An announcement made on Tuesday by Los Angeles County District Attorney said that the CEO of Konnech Corporation, Eugene Yu, has been arrested as part of an investigation concerning the possible theft of personal identifying information of Los Angelean poll workers after investigators found that information was improperly stored on servers in the People’s Republic of China.
The press release explained that the county and Konnech agreed to a $2.9 million, five-year contract for its PollChief product, an election worker management system that was utilized by the county in the last California election. The software coordinates election workers by creating poll worker assignments and aiding with communications and payroll. To use the software, workers must submit personal identifying information, which Konnech reportedly retains, the press release said.
The investigation, coordinated with East Lansing, Mich. authorities, is limited to the personally identifying information of election workers, while “the alleged conduct had no impact on the tabulation of votes and did not alter election results,” the press release noted. Though the arrest occurred in Michigan where Konnech is headquartered, the district attorney has requested Yu’s extradition to Los Angeles.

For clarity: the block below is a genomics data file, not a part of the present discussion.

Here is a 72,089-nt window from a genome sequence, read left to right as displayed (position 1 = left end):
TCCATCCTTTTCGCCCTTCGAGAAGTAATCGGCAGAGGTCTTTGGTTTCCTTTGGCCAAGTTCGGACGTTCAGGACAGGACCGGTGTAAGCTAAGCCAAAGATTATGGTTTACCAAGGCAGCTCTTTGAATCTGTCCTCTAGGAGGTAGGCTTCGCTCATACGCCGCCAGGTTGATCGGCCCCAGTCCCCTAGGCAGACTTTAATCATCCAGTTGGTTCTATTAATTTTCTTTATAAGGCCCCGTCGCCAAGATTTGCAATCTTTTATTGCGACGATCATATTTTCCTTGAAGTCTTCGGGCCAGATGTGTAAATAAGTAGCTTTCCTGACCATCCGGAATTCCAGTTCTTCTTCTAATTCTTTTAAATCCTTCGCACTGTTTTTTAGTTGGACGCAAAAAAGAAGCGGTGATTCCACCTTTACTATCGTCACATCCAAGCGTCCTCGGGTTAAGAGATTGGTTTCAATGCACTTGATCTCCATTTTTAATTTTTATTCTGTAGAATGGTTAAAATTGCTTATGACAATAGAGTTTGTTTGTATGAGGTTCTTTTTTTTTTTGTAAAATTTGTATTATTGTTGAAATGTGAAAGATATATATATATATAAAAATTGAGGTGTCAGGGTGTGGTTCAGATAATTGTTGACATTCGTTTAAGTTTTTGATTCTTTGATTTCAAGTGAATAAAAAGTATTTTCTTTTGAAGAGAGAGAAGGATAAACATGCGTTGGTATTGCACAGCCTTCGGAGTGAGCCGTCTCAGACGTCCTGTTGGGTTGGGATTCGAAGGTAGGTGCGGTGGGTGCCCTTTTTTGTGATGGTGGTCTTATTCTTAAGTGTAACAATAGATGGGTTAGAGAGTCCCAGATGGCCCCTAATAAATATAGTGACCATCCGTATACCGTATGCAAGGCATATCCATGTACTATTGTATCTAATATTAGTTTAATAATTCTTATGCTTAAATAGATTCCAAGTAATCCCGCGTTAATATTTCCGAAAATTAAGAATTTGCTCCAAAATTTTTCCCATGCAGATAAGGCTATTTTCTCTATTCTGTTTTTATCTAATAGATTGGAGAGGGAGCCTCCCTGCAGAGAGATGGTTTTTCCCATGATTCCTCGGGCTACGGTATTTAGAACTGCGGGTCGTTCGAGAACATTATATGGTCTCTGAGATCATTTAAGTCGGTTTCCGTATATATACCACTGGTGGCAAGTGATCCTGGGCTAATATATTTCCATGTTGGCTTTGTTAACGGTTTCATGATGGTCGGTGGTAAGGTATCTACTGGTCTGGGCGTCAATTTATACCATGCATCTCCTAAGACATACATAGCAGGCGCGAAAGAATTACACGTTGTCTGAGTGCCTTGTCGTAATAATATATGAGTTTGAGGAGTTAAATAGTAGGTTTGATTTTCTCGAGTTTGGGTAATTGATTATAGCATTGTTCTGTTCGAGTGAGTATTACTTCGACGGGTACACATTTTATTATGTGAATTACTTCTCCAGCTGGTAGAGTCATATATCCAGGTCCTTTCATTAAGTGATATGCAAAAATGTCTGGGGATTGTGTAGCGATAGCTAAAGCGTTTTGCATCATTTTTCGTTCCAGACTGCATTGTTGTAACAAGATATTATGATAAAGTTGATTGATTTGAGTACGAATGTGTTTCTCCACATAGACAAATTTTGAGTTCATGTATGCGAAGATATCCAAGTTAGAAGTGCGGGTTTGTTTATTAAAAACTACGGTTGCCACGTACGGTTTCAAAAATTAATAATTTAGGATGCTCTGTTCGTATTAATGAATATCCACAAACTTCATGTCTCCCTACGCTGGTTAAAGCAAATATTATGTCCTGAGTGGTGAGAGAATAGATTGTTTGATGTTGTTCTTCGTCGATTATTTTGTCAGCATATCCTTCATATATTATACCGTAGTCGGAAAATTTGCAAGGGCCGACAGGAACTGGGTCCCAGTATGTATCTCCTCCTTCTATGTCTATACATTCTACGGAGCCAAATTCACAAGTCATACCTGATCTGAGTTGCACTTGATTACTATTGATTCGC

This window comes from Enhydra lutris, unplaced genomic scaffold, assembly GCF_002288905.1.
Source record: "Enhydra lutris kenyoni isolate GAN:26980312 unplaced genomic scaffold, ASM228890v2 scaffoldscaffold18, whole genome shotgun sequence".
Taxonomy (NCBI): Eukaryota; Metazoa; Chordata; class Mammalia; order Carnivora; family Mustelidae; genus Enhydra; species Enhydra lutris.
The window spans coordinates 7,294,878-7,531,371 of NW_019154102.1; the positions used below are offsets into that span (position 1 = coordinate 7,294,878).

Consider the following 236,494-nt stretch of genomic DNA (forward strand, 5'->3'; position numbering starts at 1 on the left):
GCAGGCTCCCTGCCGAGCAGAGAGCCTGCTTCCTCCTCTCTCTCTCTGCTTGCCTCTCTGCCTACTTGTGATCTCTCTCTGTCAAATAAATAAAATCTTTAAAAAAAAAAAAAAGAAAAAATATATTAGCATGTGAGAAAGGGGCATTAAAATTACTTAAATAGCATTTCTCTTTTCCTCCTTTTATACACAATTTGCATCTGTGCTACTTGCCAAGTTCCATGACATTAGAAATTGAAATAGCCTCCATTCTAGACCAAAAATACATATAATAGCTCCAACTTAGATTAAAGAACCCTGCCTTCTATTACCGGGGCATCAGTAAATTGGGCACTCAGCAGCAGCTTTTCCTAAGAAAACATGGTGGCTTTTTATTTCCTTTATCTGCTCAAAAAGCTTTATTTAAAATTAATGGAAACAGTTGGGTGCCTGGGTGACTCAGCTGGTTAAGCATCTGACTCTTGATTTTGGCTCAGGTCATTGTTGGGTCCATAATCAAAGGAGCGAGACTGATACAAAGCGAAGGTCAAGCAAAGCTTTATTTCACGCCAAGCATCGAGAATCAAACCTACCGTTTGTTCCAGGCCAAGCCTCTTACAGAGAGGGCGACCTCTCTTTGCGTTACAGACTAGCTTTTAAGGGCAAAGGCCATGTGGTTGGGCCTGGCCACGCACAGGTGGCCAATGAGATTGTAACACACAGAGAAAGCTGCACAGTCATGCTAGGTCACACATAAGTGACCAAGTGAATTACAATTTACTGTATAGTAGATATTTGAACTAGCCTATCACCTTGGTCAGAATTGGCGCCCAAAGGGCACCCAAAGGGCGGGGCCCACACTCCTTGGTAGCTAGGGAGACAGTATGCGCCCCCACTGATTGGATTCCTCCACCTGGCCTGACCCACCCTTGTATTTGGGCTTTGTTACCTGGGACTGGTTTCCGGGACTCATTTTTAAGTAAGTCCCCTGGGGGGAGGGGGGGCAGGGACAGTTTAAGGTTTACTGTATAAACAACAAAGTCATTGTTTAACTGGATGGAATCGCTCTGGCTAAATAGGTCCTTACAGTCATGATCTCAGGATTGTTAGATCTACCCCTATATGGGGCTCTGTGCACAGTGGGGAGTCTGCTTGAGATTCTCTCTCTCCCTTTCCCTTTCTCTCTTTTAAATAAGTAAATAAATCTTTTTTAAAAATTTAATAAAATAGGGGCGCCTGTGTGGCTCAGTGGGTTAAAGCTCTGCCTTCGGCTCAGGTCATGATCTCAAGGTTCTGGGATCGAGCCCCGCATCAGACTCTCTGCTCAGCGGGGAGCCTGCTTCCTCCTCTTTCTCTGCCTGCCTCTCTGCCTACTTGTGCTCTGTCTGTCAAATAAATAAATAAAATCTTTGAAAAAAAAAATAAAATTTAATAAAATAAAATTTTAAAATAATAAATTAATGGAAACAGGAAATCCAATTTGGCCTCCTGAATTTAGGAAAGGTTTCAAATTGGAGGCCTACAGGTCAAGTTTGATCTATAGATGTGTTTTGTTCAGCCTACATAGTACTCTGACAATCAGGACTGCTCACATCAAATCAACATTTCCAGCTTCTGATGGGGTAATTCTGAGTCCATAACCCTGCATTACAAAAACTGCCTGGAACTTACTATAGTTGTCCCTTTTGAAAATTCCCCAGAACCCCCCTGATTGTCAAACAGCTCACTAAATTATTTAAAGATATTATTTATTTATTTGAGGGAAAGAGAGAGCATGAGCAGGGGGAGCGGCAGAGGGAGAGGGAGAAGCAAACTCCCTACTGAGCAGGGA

According to New York Times coverage of the investigation, the district attorney’s office disclosed that it had reason to believe that the election workers’ information was “criminally mishandled.”
The article by Stuart A. Thompson also made light of other troubles Konnech has had with election-related data handling. For example, Konnech sued True the Vote, a non-profit that purports to dedicate resources to uncovering election fraud, after the organization accused Konnech of storing nearly 2 million American poll workers’ information on a server owned by the company and hosted in China.
The September-filed suit said that True the Vote and its leaders repeatedly attacked Konnech and Yu with their “unique brand of racism and xenophobia by their completely baseless claims that Konnech, its founder, and employees are ‘Chinese operatives.’” The complaint sought damages stemming from the allegedly defamatory statements as well as a temporary restraining order.
The Southern District of Texas court overseeing the case granted the latter request, ordering True the Vote not to disseminate the information and to say which of their team accessed Konnech’s systems.